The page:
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discovered 02_2012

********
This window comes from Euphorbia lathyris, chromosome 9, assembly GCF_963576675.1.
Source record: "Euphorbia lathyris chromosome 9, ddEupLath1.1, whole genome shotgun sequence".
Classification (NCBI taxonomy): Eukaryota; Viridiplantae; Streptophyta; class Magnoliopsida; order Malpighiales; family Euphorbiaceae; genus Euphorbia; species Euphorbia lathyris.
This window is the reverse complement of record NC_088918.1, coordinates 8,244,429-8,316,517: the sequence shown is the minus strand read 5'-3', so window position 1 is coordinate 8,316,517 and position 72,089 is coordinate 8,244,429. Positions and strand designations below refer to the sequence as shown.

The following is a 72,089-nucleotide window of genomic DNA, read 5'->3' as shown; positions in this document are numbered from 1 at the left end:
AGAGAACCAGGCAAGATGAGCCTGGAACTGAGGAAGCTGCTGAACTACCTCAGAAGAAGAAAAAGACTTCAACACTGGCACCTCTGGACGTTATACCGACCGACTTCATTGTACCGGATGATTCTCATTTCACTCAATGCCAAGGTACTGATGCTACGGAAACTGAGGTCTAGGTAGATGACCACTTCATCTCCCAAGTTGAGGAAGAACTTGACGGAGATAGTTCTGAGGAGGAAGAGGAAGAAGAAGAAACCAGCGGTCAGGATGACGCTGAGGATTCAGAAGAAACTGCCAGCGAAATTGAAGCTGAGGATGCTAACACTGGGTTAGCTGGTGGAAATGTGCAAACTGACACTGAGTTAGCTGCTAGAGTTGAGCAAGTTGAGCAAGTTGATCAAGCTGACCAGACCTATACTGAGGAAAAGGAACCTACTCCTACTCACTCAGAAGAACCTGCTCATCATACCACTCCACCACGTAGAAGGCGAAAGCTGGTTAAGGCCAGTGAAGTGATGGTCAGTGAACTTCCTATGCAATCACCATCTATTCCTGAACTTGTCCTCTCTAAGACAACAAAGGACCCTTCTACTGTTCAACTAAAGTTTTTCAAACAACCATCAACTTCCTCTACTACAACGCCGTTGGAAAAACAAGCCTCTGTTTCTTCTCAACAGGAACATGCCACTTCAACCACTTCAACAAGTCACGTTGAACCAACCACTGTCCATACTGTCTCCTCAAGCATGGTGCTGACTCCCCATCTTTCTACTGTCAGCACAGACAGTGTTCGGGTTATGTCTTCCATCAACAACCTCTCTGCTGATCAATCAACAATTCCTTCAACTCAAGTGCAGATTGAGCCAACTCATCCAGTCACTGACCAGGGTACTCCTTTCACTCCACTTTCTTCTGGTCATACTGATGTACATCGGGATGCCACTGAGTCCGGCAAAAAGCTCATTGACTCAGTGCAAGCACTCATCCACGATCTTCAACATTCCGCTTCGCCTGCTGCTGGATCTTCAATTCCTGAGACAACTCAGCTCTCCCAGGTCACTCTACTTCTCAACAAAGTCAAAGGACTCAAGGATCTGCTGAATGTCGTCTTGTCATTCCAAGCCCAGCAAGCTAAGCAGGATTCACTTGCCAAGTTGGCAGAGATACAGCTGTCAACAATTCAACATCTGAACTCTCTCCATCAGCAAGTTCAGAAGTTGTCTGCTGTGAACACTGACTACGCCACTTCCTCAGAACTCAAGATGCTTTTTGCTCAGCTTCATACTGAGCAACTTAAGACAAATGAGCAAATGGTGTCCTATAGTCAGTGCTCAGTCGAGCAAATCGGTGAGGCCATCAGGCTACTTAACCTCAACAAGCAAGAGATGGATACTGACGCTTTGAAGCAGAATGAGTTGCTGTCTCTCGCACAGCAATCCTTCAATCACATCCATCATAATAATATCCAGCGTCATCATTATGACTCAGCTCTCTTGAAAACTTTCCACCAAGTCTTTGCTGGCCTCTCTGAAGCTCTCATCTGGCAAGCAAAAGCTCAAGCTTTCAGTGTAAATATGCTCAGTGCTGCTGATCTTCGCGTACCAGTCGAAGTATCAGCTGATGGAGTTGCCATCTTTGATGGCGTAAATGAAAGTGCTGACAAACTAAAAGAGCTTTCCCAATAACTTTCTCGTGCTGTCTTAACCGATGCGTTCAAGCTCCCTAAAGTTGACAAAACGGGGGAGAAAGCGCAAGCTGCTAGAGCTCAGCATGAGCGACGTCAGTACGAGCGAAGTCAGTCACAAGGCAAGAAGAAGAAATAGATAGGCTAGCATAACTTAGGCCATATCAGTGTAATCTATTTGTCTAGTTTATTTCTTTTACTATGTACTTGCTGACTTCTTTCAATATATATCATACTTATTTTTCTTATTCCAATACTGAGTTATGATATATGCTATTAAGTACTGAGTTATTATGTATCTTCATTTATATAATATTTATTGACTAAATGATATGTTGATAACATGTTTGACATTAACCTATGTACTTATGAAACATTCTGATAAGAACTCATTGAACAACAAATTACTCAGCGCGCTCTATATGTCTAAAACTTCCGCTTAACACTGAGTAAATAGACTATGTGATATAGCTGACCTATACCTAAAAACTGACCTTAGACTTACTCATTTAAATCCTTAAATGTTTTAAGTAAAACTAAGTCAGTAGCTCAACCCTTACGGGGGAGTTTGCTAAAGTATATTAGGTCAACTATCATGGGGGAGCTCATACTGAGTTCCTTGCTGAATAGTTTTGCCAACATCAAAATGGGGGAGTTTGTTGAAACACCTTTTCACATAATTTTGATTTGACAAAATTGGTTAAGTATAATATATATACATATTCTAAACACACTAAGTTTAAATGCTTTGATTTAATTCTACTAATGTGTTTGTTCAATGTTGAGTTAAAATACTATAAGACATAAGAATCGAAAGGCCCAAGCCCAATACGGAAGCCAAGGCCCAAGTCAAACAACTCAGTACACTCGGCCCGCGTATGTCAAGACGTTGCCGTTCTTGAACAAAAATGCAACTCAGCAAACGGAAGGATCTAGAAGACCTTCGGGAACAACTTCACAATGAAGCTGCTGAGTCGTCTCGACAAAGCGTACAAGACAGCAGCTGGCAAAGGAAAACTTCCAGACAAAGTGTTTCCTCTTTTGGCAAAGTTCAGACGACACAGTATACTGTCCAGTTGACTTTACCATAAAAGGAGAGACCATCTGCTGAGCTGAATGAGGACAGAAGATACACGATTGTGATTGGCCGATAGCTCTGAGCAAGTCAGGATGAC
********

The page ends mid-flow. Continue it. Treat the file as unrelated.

FOCUS// The HZDR Research Magazine WWW.Hzdr.DE 34 35 position of this energy level depends on the semiconductor material and on the size of the nano-pyramid. So, when dealing with quantum dots, one doesn’t have the usual wide valence and conduction bands, rather sharply delimited sections or energy levels on these bands, thus resembling an artificial atom. “If electrons then jump from a higher energy to a lower energy state, they also give out radiation, just like LEDs emit light, but the colour of the light is much more precisely controllable. The Semiconductor Spectroscopy Division at HZDR, to which I belong, has concentrated more on quantum dots recently. We see great potential in them and we could use their special properties to develop very energy- efficient, quantum-dot-based lasers, and be able to adjust the colour of such lasers precisely,” Stephan Winnerl explains his interest in these nano-pyramids. As all too often, however, there is a snag: While the pyramids form spontaneously during a specific process of crystal growth, their size varies within a certain range. Studying them with infrared light, for example, one obtains blurred signals because electrons in different sized pyramids respond to different infrared energies. This is why the Semiconductor Spectroscopy Division scientists are so keen to obtain a detailed view of the electrons trapped inside a single quantum dot. Using a special method to focus laser light onto a single pyramid, the light donates energy to its electrons, boosting them to an excited state. This excitation is detected by measuring the amount of light that is scattered from the tip. The method of choice for these experiments is called near- field microscopy, and has been perfected for the free-electron laser in Rossendorf in cooperation with Lukas Eng of TU Dresden. The method is now very successful. The researchers in Dresden were recently the first to succeed in determining states only within the conduction band in single quantum dots using infrared light. To do so, they exploited the special advantage of near-field microscopy: Laser light is shone onto a metallic tip less than 100 nanometers thick, by which the light can be strongly collimated to a hundred times smaller than the limiting wavelength of light that “conventional” optics using lenses and mirrors could ever achieve. While this involves major signal losses, the light beam is still strong enough to excite the electrons inside the observed pyramids. This allowed Stephan Winnerl and his colleagues from HZDR, Technische Universität Dresden and the Leibniz Institute for Solid State and Materials Research Dresden (IFW) to study the behavior of the electrons in great detail. The free-electron laser is an ideal infrared radiation source for such experiments because the energy of its light can be adjusted to precisely match the energy level inside a quantum dot. The laser at HZDR also delivers such intense radiation that it more than makes up for the unavoidable losses inherent to the method. “Next, we intend to reveal the behavior of electrons inside quantum dots at lower temperatures,” Stephan Winnerl says. “From these experiments, we hope to gain even more precise insights into the private life of these electrons. In particular, we want to gain a much better understanding of how the electrons interact with one another as well as with the vibrations of the crystal lattice.” Thanks to its intense laser flashes in a broad, freely selectable spectral range, the free-electron laser offers ideal conditions for researching many other interesting things in the remarkable lives of electrons. Stephan Winnerl’s investigations are funded, among other sources, from the priority program “Graphene” of the Deutsche Forschungsgemeinschaft (DFG) and other resources of the European Union. LITERATURE S. Winnerl et al.: “Carrier dynamics in epitaxial graphene close to the Dirac point”, in Physical Review Letters, vol. 107 (2011), p. 237401 (DOI: 10.1103/PhysRevLett.107.237401) R. Jacob, S. Winnerl et al.: “Intersublevel spectroscopy on single InAs-quantum dots by terahertz near-field microscopy”, in Nano Letters, vol. 12 (2012), p. 4336 (DOI: 10.1021/ nl302078w) HONEYCOMB STRUCTURE: Hexagonal crystalline graphene structure in the form of a honeycomb. Image credit: © AlexanderAlUS – Wikipedia Contact _Institute of Ion Beam Physics and Materials Research at HZDR Dr. Stephan Winnerl Prof. Manfred Helm